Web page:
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Mayoral candidates say May must honour Northern Powerhouse promises

Candidates for next year’s mayoral elections in Manchester and Liverpool have accused the new government of having “changed [its] tune” over the Northern Powerhouse.

Andy Burnham and Steve Rotherham, the Labour mayoral candidates in Manchester and Liverpool, gave a joint press conference, in which they called on prime minister Theresa May to honour the government’s commitments to the north without delay.

Following the UK’s vote to leave the European Union, think tank Centre for Cities warned that devolution could “come to a standstill.”

Burnham said: “The message is this: prime minister, you must honour your promises,” he said. “Last year at the general election you couldn’t move for Tory candidates wandering round these parts promising people the earth. We’re just over a year away from that and it seems they have changed their tune.

“We’ve had newspaper briefing after newspaper briefing over the summer saying the plug is about to be pulled on the Northern Powerhouse concept.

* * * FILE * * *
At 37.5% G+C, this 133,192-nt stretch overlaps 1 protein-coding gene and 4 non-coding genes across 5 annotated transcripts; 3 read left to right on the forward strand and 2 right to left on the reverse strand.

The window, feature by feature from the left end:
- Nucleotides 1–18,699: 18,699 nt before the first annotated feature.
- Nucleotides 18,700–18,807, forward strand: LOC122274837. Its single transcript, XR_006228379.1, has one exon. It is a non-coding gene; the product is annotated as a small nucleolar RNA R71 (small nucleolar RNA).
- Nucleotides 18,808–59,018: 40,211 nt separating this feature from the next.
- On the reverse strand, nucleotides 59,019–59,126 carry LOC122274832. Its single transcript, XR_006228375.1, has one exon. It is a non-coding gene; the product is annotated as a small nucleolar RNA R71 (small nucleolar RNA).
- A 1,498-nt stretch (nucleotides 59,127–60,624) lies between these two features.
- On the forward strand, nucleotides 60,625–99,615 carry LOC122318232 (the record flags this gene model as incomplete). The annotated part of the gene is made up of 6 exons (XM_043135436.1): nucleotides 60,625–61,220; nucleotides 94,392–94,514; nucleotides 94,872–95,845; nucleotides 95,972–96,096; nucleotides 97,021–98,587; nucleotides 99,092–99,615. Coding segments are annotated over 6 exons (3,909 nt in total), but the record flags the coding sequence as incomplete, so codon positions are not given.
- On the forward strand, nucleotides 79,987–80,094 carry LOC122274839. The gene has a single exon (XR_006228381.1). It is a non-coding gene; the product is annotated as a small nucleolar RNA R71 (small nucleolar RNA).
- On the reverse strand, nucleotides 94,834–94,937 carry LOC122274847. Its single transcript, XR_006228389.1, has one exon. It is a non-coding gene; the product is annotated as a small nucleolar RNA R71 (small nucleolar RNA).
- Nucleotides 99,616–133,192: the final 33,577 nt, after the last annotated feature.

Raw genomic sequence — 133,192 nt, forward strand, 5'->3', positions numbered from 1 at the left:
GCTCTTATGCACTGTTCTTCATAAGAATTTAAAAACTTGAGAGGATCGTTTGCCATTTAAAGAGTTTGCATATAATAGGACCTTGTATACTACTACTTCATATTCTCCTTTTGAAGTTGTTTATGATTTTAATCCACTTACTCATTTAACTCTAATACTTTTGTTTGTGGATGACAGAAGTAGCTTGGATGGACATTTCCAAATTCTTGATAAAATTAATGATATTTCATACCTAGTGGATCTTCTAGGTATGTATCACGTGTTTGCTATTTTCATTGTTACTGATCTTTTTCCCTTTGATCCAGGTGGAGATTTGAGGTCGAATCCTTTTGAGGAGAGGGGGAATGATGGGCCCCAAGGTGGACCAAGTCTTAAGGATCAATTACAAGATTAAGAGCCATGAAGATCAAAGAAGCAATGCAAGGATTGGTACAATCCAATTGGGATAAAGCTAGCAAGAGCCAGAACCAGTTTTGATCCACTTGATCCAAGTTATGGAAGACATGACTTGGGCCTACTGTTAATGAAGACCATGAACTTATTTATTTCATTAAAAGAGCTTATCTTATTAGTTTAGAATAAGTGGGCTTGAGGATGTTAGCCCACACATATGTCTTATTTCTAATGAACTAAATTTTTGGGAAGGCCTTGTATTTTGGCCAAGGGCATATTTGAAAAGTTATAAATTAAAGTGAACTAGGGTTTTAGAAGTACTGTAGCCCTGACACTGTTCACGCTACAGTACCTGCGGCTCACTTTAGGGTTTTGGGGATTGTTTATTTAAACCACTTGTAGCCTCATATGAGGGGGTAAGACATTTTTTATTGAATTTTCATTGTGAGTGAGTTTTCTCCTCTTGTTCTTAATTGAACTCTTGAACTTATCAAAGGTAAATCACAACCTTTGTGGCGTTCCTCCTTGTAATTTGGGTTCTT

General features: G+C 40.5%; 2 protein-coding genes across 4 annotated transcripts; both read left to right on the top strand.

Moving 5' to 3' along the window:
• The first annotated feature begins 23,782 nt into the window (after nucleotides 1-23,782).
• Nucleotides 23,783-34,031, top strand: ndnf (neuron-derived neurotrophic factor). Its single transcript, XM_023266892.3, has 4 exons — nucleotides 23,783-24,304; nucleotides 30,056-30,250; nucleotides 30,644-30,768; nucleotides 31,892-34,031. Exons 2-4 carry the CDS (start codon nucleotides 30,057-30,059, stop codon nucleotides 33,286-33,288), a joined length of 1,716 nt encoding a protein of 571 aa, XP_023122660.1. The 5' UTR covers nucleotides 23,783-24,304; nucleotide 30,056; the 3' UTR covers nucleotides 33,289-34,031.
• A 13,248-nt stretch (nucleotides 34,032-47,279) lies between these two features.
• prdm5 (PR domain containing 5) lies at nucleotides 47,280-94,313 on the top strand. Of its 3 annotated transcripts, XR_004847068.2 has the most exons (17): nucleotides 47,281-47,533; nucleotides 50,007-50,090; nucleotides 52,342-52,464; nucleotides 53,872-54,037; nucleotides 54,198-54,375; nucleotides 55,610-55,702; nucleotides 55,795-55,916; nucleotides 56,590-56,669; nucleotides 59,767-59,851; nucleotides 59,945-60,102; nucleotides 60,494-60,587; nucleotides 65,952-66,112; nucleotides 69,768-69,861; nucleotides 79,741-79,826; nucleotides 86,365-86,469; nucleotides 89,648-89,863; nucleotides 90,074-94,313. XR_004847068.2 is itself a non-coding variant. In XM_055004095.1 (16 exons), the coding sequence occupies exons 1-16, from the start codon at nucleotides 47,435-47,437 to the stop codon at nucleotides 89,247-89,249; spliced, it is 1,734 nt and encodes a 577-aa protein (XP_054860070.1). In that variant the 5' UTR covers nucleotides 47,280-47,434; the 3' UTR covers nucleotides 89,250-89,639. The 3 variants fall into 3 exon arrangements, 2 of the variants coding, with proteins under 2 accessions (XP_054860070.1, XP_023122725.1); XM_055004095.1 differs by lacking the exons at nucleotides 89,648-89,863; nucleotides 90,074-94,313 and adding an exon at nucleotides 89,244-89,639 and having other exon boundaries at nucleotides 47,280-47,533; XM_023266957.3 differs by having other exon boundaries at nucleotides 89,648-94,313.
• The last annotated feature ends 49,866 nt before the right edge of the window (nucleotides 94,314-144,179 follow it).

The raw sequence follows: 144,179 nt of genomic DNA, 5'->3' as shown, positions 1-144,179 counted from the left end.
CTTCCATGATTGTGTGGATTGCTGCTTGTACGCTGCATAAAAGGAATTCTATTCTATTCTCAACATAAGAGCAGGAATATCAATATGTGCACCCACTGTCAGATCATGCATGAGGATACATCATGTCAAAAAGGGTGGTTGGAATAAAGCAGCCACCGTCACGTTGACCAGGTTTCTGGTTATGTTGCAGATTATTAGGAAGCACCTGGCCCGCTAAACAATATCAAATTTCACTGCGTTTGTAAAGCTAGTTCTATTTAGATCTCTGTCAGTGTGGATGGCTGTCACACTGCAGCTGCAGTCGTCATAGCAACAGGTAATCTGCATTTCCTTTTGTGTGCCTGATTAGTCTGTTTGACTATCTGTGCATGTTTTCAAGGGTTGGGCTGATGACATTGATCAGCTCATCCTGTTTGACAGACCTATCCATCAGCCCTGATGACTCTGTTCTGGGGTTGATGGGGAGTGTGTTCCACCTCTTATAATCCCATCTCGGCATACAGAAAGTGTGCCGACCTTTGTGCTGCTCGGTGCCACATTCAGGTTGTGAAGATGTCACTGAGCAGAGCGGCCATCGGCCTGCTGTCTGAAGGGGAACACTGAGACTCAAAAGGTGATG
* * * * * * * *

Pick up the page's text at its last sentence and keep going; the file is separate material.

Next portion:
“The thing I find most worrying was the suggestion investment in our rail services would be scaled back. The people here in Manchester have waited long enough for decent high quality rail services. It’s simply not acceptable for promises to be made and to be taken away.”

Tony Lloyd and Joe Anderson, the current mayors of the two cities, have promised a new partnership to protect the interests of their cities following the referendum result and requested a meeting with May to ensure that the interests of the north are protected in negotiations with the EU.

Rotherham said: “The doubt and confusion was created in Downing Street, so it’s for the prime minister to provide some clarity and clarification of what it is she actually thinks should now happen with both high-speed rail and the Northern Powerhouse.”

After May became prime minister, Solace wrote to urge her to “accelerate” fiscal devolution. Andrew Percy, the new Northern Powerhouse minister, has promised that the new government “will continue to support major investments to unlock the potential of the north”.

And the DCLG insisted last week that it will continue to uphold elected mayors for all devolved bodies, despite reports that May was considering dropping the policy.

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